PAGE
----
Power Consolidation in Iraq

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Next week, Maliki's government will assume control of the Sons of Iraq (SOI) program in Baghdad. Iraq's Shi'a-led government has long viewed the SOI movement, whose roots are in the Sunni-dominant Al-Anbar province, with anxiety and suspicion. As this transfer approaches, many are apprehensive as to the government's plans for these local security forces and wonder what the future holds for them under Iraqi government control. Additionally, with provincial elections fast approaching, Iraq's competing political factions are consolidating their power in order to pursue their various political objectives.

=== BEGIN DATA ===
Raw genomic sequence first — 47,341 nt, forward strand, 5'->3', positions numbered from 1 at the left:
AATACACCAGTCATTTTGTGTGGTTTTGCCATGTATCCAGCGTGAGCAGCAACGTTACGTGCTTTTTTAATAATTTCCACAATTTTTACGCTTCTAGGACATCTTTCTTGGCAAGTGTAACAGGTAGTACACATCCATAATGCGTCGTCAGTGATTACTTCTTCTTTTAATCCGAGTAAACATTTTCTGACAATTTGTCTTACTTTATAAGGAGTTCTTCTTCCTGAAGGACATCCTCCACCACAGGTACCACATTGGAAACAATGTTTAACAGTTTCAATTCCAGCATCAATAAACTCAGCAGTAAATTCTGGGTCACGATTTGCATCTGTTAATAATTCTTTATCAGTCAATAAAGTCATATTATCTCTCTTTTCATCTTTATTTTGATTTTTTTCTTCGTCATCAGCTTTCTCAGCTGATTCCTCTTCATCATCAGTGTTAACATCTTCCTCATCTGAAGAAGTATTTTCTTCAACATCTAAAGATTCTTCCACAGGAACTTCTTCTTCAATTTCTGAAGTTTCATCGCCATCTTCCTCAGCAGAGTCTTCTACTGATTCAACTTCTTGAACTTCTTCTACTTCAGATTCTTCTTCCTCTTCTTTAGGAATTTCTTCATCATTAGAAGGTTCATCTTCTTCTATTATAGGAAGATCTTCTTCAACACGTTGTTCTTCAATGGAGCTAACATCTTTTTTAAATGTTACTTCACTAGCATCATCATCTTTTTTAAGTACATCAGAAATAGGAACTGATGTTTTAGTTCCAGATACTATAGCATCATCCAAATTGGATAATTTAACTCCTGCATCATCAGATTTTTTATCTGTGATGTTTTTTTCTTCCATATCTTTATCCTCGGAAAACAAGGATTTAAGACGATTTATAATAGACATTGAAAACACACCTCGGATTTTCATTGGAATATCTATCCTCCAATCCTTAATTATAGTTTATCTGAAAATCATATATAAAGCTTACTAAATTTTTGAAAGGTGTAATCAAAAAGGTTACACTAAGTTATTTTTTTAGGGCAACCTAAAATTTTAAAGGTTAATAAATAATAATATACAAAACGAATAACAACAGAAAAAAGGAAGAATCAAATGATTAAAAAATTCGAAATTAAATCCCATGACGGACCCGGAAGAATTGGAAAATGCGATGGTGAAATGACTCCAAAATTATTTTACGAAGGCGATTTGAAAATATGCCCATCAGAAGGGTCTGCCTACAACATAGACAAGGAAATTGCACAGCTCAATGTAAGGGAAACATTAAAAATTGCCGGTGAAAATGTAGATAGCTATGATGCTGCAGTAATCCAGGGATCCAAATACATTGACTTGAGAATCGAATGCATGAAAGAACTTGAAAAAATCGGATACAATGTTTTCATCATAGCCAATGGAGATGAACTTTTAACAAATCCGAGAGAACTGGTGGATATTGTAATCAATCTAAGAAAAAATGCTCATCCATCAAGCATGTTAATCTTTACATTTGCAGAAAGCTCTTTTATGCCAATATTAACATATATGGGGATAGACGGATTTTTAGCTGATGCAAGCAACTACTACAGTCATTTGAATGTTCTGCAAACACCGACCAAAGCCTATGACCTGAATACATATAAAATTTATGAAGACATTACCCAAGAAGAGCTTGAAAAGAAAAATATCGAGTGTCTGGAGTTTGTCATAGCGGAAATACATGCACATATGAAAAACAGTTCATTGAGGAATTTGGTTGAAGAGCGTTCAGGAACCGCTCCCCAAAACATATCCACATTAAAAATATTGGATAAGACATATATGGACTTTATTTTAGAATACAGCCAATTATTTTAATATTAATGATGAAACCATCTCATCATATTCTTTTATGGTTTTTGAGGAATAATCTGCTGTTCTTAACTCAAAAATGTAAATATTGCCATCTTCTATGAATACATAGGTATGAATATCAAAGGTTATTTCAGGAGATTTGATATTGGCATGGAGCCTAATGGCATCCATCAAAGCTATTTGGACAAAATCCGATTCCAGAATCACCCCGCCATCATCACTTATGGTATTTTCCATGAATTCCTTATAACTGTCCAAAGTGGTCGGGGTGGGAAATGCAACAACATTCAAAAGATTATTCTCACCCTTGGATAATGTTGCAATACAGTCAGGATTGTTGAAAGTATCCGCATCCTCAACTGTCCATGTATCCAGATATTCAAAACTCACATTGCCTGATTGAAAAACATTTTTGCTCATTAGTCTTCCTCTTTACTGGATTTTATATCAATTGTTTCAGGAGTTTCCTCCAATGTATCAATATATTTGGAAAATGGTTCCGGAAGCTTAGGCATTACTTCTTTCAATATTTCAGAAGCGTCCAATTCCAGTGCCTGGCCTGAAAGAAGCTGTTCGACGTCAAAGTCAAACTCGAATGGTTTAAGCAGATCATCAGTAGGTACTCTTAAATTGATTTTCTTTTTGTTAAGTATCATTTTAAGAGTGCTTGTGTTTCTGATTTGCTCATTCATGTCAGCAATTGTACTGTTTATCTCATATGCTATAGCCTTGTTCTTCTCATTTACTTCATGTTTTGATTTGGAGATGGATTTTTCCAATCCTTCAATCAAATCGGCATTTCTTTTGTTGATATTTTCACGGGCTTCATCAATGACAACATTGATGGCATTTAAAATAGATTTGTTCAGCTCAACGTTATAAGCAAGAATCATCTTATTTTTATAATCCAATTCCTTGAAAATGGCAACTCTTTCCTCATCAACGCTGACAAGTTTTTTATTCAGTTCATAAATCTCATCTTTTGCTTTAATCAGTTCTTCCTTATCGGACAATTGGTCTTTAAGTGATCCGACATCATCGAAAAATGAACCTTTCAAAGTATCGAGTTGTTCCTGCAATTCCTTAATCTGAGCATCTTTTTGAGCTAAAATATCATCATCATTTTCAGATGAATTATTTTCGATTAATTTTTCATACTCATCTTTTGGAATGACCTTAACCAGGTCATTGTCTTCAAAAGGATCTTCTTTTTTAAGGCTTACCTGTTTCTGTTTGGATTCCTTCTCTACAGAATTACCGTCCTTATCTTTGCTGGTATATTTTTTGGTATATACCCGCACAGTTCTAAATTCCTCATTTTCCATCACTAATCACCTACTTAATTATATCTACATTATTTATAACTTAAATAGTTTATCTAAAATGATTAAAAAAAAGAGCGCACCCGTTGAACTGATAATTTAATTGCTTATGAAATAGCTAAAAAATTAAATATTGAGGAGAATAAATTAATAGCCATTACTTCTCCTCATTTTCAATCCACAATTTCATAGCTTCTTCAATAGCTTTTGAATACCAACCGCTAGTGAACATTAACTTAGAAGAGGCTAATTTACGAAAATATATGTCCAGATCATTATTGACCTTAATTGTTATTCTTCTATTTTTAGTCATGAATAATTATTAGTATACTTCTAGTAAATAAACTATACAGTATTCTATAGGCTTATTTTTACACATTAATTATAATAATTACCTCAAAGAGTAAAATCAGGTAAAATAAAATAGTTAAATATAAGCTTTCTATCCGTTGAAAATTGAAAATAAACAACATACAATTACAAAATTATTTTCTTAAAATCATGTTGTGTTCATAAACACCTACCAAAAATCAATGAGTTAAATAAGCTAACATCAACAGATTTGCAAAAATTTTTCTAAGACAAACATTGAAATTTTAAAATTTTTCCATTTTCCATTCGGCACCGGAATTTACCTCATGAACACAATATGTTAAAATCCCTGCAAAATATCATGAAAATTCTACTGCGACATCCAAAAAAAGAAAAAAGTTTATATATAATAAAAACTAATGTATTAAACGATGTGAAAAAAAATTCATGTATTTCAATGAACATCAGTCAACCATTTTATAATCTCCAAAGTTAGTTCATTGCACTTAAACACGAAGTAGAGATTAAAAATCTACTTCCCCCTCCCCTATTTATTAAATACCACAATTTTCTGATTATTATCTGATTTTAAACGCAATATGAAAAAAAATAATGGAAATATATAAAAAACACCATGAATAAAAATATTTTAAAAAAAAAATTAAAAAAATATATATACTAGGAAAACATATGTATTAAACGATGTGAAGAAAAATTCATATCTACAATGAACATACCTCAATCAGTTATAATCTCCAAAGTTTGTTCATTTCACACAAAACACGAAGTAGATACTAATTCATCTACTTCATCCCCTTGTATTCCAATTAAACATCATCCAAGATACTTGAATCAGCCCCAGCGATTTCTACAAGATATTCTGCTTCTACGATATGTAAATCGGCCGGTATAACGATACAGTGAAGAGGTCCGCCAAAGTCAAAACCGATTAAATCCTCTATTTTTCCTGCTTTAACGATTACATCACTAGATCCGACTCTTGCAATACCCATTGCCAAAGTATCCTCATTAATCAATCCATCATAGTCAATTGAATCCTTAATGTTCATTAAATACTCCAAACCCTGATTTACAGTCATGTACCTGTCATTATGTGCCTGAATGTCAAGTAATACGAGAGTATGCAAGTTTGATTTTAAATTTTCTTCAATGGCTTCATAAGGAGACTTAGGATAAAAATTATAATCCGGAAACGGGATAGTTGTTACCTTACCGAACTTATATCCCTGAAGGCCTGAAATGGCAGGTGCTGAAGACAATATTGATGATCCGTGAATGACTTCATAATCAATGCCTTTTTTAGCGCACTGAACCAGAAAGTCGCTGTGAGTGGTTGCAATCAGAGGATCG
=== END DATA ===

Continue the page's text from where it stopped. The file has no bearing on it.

This growing trend is evidenced by the recent events in Diyala province which are described in depth by ISW research analyst Claire Russo in her new Backgrounder, The Maliki Government Confronts Diyala. This political maneuvering will only intensify in the weeks ahead and, as the elections draw closer, the presence of Coalition Forces will be all the more critical as they serve to curb the most extreme measures that might be taken by these competing interests and to solidify the gains made during the Surge.

 

<h6>U.S. Army Gen. Raymond T. Odierno, the commander of Multi-National Force - Iraq, tours a market in the Sadr City district of Baghdad, Iraq, Sept. 18, 2008. (DoD photo by Tech. Sgt. Cohen A. Young, U.S. Air Force/Released).</h6>
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